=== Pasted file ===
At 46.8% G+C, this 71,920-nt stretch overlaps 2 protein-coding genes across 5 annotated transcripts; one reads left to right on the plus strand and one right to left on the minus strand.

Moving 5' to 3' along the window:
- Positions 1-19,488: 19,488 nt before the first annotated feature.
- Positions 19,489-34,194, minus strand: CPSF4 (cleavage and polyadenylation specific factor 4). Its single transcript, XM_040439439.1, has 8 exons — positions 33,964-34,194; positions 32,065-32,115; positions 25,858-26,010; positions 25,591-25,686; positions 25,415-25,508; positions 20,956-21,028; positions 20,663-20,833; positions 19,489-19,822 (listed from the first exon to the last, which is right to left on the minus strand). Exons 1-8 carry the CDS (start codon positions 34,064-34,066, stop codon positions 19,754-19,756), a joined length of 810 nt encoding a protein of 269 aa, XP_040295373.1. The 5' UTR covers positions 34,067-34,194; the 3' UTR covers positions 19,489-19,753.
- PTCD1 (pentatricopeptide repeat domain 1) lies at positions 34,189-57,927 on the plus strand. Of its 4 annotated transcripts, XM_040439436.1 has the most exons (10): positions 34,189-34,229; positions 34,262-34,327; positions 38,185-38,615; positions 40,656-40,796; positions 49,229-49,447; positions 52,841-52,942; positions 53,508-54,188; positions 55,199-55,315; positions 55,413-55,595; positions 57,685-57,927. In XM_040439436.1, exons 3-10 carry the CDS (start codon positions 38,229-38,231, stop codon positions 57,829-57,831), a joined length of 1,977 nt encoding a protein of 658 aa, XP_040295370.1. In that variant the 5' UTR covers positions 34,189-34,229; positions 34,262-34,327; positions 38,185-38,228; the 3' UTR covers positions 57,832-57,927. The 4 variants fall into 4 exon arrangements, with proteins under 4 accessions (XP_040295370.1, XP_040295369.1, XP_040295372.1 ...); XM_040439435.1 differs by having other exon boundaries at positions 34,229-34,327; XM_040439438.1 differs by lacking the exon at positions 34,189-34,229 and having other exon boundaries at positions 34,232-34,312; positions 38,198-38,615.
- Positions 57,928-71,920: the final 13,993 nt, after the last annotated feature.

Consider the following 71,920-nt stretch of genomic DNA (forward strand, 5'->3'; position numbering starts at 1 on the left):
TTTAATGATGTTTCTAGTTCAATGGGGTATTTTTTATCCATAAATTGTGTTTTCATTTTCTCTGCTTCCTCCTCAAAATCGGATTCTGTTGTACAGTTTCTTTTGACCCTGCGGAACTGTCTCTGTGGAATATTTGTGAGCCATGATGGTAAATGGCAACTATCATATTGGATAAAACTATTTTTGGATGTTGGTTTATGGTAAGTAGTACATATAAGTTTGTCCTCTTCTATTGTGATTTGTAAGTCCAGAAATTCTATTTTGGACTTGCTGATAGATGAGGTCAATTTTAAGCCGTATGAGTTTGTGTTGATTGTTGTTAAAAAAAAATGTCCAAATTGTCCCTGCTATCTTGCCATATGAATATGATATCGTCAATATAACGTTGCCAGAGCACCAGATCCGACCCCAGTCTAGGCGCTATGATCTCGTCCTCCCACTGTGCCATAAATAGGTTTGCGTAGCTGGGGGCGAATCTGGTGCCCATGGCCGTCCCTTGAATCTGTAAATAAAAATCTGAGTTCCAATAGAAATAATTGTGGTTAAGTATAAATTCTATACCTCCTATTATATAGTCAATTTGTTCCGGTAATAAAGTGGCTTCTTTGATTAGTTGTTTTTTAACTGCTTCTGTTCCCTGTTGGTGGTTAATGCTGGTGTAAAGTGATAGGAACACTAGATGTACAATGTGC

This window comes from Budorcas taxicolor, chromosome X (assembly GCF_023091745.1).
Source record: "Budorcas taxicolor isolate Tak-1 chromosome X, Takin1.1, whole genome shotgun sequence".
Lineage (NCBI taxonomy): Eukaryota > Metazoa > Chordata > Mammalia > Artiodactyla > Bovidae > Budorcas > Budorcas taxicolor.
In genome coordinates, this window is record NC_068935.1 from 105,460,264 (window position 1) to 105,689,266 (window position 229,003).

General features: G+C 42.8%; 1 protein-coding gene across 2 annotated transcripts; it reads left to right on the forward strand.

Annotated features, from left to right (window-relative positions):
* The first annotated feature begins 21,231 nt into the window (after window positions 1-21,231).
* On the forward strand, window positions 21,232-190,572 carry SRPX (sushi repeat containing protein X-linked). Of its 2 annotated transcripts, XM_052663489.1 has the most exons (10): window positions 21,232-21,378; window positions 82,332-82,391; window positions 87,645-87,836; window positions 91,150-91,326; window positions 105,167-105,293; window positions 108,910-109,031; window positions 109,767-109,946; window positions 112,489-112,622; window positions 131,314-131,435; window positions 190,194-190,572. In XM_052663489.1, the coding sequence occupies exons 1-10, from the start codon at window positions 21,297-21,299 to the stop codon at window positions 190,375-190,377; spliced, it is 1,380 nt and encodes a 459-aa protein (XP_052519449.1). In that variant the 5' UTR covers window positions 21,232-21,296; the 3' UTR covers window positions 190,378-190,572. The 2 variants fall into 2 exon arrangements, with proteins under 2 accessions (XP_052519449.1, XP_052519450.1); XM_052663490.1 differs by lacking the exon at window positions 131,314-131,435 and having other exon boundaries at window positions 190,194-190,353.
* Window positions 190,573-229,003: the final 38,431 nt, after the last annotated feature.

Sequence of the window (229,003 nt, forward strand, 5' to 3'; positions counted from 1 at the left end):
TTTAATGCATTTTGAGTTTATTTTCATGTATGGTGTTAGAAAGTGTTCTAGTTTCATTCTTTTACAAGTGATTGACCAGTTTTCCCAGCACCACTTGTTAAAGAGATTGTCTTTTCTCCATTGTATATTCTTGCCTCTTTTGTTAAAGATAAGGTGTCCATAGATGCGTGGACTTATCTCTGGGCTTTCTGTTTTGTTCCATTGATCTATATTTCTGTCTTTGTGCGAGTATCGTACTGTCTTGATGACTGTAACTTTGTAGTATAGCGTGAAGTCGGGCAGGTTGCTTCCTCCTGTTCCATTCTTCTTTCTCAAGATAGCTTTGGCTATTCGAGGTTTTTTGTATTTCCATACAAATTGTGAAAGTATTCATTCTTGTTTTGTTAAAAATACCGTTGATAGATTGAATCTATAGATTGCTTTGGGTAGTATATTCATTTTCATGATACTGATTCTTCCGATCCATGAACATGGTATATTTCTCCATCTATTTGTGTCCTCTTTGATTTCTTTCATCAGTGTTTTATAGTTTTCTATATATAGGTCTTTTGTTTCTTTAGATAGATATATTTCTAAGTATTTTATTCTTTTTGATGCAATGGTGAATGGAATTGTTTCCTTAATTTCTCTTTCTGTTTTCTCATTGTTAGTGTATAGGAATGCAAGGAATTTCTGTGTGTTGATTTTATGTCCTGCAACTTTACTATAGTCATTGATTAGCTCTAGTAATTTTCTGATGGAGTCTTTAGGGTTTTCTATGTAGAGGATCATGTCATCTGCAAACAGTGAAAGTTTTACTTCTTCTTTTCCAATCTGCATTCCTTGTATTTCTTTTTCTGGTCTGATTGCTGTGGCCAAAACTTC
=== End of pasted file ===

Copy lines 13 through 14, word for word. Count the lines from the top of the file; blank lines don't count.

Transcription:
General features: G+C 42.8%; 1 protein-coding gene across 2 annotated transcripts; it reads left to right on the forward strand.

Annotated features, from left to right (window-relative positions):